Canon EOS 70D Cons and Pros
- Smallest sensor (by a very small margin from the D7000)
- ISO 12800 (native), better than the D7000 (ISO6400)
- 19-point AF (more than the 6D), although less sensitive than the 6D at the center and smaller detection range
- Dual Pixel technology – superior tracking AF in Live View and Video
- Best rear LCD in the group (full articulated, touch screen, 1040K-dots, 3-inch, high visibility and high build-quality)
- 1/8000 sec maximum shutter speed (same as D7000)
- Built-in pop-up flash (6D lacks pop-up flash)
- Built-in wireless commander (lacks on the 6D)
- 1/250 Flash X sync (6D has 1/180 sec)
- Fastest burst in the group (7 fps) but buffer size is smaller than the 6D yet higher than the D7000
- All-I and IPB compression options for video (same as the 6D, not available on the D7000)
- Built-in Wi-Fi (same as the 6D, not available on the D7000)
- In-camera HDR (not available on the D7000)
- Smallest eye-level viewfinder in the group
- Smaller than the 6D, larger than the D7000
- Lowest battery life (yet still offers excellent battery life overall)
- Much Less expensive than the 6D but more expensive than the D7000
- Highest resolution (together with the 6D)
- Build quality is the least impressive in the group
- Smallest sensor pixels in the group (4.1 microns)
- No Dual-card slot (D7000 has it)
Canon EOS 6D Cons and Pros
- Full frame sensor (only one in the group)
- (Arguably, not verified) better weather sealing in the group
- Highest resolution (together with the 70D)
- Largest sensor pixels (6.55 microns)
- Highest native maximum ISO and ISO range
- Best build quality
- Most sensitive AF sensor with two diagonal line sensitive at f/5.6 and best detection range
- Slowest maximum shutter speed (1/4000 sec)
- No pop-up flash
- No built-in flash transmitter
- Slowest Flash X sync speed
- In-camera HDR (same as 70D)
- The largest in the group (might actually be a pros depends on the use)
- Longest battery life
- Largest optical viewfinder
- Most expensive
- Mono sound for video (70D can record stereo sound)
- No Dual-card slot (D7000 has it)
- Choose between IPB and All-I video compressions (same as 70D)
Nikon D7000 Cons and Pros
- Good built Quality
- Lowest sensor resolution
- Pixels larger than the 60D, yes smaller than the 6D
- The lowest maximum native ISO speed in the group
- (Arguably) The most advanced light metering sensor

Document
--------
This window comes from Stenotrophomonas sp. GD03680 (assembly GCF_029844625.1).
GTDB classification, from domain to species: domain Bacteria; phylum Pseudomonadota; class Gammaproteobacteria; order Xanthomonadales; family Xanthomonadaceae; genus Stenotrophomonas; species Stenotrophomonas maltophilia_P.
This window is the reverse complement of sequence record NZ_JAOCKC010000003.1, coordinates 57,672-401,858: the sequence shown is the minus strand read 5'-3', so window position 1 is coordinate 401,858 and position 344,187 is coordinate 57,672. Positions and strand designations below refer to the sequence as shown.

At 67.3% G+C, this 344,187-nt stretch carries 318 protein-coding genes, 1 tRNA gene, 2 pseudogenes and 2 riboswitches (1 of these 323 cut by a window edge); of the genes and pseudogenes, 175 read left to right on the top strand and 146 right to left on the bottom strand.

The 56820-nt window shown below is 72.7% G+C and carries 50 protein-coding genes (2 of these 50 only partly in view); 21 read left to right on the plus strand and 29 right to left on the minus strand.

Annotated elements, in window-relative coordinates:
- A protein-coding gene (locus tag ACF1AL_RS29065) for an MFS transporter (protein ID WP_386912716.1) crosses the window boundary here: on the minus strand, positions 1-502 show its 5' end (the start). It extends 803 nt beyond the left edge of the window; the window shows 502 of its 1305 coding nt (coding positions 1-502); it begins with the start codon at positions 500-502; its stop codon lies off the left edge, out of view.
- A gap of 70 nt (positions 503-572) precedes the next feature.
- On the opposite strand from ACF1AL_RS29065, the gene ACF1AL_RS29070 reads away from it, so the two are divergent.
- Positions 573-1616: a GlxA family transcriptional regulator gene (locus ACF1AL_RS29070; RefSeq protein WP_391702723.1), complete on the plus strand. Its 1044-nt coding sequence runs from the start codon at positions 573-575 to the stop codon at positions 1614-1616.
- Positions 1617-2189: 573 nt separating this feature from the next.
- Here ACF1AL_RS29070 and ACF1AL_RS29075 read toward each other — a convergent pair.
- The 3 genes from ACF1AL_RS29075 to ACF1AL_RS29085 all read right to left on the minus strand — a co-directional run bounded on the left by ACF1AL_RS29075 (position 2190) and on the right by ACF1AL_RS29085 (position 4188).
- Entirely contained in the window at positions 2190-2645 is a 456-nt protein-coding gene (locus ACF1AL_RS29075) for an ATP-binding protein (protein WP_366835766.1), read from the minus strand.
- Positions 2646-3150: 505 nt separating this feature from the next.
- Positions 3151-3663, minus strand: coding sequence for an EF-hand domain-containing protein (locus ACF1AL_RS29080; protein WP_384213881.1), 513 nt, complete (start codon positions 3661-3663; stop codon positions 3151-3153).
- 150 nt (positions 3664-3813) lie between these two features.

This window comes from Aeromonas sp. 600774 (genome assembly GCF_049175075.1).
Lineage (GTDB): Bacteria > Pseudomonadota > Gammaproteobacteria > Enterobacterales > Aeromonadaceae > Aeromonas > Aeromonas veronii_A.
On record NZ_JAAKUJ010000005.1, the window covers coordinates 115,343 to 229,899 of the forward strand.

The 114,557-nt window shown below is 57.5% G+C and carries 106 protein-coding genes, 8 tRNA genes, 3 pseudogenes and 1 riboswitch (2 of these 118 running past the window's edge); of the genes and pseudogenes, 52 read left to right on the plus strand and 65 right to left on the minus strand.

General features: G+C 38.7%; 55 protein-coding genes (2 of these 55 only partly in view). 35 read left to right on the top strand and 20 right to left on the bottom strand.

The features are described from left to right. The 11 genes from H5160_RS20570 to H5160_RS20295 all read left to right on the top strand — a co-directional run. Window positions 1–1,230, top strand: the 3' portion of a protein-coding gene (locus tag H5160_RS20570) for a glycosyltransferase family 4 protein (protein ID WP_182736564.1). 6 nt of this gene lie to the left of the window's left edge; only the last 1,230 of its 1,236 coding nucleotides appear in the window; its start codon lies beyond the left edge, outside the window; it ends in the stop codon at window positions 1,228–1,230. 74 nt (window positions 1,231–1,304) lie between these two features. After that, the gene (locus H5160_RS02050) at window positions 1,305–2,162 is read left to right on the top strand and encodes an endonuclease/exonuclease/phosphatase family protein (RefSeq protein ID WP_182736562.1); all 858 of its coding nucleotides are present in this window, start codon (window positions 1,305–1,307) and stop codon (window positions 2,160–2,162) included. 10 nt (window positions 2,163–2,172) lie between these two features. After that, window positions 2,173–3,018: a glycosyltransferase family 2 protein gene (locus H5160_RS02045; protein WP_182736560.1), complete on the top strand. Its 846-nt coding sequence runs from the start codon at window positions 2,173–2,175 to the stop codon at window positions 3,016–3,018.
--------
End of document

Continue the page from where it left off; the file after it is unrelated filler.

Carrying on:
- The highest number of AF points (39) and highest upper detection range limit
- Less impressive display in the group (but doesn’t mean it’s worse, rather than the lowest resolution and not touchscreen nor articulated one)
- Dual SD card slot!
- Built-in pop up flash (6D lacks this feature)
- Built-in Wireless flash transmitter (6D lacks this feature)
- Fastest 1/250 sec Flash X Sync speed in the group (same as the 70D)
- Second highest burst speed but smallest buffer
- Mono sound for video
- No option to choose IPB or All-I compression for video (available on both the 70D and 6D)
- No built-in Wi-Fi (available on both the 6D and 70D)
- No in-camera HDR
- 100% viewfinder coverage
- Second largest OVF
- Smallest camera in the group
- Second best battery life
The comparison table above and the cons and pros section shows us that each camera is unique in its own way. Each camera has its strengths and weaknesses, and each one might be favorite among different type of photographers. Video enthusiast might prefer the 70D for its Dual Pixel AF, others will love the D7000 100% OVF coverage, Dual card slot and very reliable light metering sensor.
Of course you should forget to put the price into the buying decision equation. Doing so, and you’ll see that the Nikon D7000 suddenly becomes much more attractive, especially if you don’t already have Nikon lenses. Understanding the differences between the two cameras is the key for making a smart buying decision.
The features are now laid in front of you and you can easily see the cons and pros of each camera. I personally think that the Canon EOS 70D is an excellent addition to the EOS camera range. For $300 more than the D7000 you enjoy the new Dual-pixel AF sensor technology, being able to choose between IPB and All-I video compressions, better LCD (articulating, higher res and touchscreen), built-in Wi-Fi, faster burst, in-camera HDR and higher resolution. However, you give up on the dual SD card slot, better build quality, 100% coverage OVF, 39-point AF system, better battery life, smallest size and of course, a much cheaper price (approx. $300 less).
You need to ask yourself which features do actually need. Sometimes you are paying more for features that you might never use. Is a dual SD card slot really important for you, do you need an articulating LCD? Would you take advantage of the option to choose between IPB and All-I? — There are many questions that should be answered, but now that you have the facts in front of you, it will make it easier to make a smart buying decision.
If you have any questions, don’t hesitate and post it in the comment section below. Thanks for reading and please don’t forget to share this article with your friends. Thanks.
Buy and check latest prices at the B&H Photo online store: Canon EOS 70D, Canon EOS 6D, Nikon D7000.